Excellent and exciting science writing also for the layperson
I’m more of a browser than a reader, but I read this book cover-to-cover. Not only with ease; I enjoyed it. The author succeeded in giving me the idea that I (almost) understood the physics he discussed. I don’t know how he did that. The professional math stuff is in the endnotes that I skipped.
After I had a post published in my Times of Israel blog about what I think are mistakes in one of Einstein’s breakthrough pieces of 1905, I googled the subject to find this book. The funny thing is that the author notes that the piece I think to have errors he calls the only flawless 1905 paper.
Besides delivering a very readable book, he shows himself to be no lazy writer. He reached far beyond the minimum and shows much more depth and context than I expected. He also discusses flaws in the other great in physics and mathematics and Einstein’s personal life. He makes it very clear that, on the one hand, Einstein was in a class of his own; on the other hand, he didn’t work in a vacuum; his greatest discoveries were bold extensions of beginnings the whole field grappled with.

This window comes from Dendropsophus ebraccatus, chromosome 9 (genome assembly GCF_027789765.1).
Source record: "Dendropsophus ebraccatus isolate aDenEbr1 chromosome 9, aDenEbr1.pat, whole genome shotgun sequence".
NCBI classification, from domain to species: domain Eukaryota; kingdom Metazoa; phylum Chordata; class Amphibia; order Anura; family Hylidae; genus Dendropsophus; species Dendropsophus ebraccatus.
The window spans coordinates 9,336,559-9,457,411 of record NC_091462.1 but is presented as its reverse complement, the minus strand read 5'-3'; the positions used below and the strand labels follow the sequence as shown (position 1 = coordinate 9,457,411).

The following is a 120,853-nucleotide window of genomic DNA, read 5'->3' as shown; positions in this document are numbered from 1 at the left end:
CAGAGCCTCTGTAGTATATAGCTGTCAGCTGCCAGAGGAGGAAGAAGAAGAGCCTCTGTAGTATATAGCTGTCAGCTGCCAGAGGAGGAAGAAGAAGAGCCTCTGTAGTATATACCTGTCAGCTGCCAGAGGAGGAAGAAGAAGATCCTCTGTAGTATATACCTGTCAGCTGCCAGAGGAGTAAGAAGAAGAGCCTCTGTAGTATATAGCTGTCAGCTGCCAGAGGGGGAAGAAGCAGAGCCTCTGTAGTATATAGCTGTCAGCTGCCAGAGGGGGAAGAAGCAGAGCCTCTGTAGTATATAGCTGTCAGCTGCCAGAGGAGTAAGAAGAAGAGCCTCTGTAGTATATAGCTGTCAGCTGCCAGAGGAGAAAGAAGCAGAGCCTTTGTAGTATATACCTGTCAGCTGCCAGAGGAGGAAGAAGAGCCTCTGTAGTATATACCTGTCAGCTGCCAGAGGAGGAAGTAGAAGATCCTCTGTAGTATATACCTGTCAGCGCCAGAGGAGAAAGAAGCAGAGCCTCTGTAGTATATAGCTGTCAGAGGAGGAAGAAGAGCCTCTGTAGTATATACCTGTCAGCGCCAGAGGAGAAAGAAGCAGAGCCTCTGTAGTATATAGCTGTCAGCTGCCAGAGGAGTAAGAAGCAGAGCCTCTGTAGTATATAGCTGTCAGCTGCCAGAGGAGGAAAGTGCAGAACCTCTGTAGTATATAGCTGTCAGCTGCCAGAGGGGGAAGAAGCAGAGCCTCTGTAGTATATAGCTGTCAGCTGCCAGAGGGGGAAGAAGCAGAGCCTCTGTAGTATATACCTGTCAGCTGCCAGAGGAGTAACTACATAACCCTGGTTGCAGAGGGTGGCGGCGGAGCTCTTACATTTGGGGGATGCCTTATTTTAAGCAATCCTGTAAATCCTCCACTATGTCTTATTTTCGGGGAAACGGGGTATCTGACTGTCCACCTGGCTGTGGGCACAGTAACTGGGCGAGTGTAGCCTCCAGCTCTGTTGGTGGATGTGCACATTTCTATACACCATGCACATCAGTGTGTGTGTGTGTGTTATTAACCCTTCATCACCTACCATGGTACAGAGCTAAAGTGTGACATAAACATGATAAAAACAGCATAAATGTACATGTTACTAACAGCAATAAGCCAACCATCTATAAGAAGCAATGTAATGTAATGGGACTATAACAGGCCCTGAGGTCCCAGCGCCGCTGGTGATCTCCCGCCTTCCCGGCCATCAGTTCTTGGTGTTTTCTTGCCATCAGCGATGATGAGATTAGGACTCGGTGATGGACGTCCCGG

With such a title, I also assumed the book to be terribly critical, but it’s not. Every great person errs; geniuses stand out by their ability to use their blunders to build on them and get to great discoveries. This book discusses both successes, mistakes, and if they lead to success anyway or not.
The text lacks the wishy-washy-ness that plagues many academics. The author is not too shy to be blunt and share his opinion about wrongs.
I found very few mistakes or questionable points in the book. Somewhere someone dies in 1960 instead of 1860. The penultimate page has one word in the singular instead of in the plural. Twice a line is repeated paragraphs apart. And he wondered why Einstein was such a hawk negotiating his salaries, which one generally doesn’t see by the occupants of ivory towers. Well, for Jews, money often has meant survival; no money meant death.
Though from 2008, I still recommend it to anyone fascinated by Einstein.